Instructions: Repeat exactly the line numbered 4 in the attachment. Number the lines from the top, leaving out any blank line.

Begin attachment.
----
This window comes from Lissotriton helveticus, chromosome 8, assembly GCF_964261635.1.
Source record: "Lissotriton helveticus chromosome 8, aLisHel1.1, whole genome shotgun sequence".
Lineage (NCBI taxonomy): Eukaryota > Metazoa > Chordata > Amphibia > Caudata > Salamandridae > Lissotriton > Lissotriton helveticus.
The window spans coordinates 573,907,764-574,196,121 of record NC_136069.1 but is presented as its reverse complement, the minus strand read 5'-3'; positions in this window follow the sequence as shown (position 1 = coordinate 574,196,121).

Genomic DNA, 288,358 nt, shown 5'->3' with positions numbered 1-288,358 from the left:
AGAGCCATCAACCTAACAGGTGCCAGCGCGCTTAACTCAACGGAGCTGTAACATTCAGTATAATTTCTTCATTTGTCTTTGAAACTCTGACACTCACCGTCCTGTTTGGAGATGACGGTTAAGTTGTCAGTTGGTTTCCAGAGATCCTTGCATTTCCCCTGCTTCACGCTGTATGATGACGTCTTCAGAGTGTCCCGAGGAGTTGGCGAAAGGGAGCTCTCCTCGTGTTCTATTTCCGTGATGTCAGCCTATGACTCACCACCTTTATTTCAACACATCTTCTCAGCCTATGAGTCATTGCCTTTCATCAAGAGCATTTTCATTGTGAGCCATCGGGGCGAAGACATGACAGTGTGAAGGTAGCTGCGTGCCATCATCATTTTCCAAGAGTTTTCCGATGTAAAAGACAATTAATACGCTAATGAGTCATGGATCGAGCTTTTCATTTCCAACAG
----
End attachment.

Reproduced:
The window spans coordinates 573,907,764-574,196,121 of record NC_136069.1 but is presented as its reverse complement, the minus strand read 5'-3'; positions in this window follow the sequence as shown (position 1 = coordinate 574,196,121).